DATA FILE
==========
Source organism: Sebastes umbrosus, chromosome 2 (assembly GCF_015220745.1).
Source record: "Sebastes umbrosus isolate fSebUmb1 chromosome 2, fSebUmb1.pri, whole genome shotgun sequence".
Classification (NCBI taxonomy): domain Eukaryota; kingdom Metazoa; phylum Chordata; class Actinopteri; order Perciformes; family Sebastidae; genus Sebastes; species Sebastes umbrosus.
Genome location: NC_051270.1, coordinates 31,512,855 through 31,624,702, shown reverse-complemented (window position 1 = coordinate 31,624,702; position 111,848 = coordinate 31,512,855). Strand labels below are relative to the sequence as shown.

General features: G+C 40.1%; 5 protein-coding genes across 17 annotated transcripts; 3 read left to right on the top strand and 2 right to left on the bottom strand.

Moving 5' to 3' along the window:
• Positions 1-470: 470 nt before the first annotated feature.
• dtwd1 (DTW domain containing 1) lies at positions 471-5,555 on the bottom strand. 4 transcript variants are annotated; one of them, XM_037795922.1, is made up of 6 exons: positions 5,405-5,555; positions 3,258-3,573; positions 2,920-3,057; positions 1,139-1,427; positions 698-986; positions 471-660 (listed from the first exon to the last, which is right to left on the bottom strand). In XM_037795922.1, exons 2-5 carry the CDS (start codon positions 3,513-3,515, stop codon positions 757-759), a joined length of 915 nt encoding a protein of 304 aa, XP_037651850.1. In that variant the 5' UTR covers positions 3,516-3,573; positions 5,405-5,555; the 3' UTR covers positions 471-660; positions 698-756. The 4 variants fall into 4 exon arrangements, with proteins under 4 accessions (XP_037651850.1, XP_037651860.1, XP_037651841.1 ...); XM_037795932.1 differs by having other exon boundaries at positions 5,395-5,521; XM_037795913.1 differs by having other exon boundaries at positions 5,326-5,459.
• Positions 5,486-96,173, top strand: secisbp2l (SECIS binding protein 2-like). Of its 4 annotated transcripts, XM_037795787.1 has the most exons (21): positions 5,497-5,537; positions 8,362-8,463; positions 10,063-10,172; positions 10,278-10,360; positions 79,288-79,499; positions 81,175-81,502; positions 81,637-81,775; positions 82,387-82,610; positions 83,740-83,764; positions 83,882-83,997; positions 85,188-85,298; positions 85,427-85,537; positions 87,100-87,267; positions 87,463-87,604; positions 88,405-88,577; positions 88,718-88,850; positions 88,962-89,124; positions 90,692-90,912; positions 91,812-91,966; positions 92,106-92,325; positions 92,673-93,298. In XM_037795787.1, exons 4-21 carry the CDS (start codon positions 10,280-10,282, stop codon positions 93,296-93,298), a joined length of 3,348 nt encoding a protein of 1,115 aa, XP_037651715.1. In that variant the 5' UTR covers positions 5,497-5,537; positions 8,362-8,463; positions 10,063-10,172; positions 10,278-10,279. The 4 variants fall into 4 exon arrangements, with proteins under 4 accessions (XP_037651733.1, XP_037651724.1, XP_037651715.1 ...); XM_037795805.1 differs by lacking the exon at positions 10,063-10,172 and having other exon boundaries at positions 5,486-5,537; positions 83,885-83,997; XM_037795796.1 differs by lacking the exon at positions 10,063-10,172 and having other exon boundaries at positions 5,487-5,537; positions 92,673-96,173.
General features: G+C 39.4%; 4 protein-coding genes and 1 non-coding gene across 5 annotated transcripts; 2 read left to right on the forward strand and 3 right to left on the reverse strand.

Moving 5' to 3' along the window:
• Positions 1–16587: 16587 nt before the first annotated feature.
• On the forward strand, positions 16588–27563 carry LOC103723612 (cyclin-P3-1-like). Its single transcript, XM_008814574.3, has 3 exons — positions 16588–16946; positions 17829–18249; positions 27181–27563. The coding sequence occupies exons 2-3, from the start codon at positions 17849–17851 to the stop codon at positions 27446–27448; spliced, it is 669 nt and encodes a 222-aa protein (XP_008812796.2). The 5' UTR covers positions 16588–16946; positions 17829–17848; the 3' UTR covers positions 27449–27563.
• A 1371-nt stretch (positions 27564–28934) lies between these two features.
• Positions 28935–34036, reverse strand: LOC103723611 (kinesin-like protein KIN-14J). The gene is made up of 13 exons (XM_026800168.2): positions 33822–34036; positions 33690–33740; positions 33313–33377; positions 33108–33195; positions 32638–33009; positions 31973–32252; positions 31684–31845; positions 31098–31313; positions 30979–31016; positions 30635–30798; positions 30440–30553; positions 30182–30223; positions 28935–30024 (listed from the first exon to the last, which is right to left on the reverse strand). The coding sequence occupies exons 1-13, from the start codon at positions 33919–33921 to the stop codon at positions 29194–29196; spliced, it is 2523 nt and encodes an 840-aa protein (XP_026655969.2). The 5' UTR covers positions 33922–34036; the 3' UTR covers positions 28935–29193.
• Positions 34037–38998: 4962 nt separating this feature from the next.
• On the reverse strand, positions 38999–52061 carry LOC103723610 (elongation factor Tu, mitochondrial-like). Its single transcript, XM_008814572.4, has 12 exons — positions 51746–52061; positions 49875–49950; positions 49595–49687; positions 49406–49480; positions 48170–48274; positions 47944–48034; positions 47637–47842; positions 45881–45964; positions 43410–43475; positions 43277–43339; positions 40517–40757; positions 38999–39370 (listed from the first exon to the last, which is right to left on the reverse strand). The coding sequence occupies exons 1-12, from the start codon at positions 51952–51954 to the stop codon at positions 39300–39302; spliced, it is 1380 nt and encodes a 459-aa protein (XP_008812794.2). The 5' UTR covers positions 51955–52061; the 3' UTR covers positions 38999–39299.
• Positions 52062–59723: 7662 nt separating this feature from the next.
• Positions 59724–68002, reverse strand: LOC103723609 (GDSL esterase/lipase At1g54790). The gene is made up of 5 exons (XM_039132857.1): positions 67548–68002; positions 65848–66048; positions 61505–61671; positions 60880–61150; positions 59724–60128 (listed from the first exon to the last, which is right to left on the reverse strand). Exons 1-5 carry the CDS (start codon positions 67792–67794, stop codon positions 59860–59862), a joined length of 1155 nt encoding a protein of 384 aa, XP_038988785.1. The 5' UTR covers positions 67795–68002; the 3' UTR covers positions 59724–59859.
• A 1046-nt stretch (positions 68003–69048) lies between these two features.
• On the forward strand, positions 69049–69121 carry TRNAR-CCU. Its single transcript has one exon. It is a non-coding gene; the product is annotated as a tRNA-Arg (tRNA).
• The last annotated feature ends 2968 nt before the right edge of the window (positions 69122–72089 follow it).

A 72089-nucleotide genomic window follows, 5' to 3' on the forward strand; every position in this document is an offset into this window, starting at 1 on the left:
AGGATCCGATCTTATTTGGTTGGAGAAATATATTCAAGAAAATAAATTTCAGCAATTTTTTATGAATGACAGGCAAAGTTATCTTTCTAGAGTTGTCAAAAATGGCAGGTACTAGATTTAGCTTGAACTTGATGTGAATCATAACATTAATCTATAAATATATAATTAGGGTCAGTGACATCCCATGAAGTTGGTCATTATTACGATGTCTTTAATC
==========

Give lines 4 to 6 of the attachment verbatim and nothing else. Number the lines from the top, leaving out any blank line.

Genome location: NC_051270.1, coordinates 31,512,855 through 31,624,702, shown reverse-complemented (window position 1 = coordinate 31,624,702; position 111,848 = coordinate 31,512,855). Strand labels below are relative to the sequence as shown.

General features: G+C 40.1%; 5 protein-coding genes across 17 annotated transcripts; 3 read left to right on the top strand and 2 right to left on the bottom strand.

Moving 5' to 3' along the window: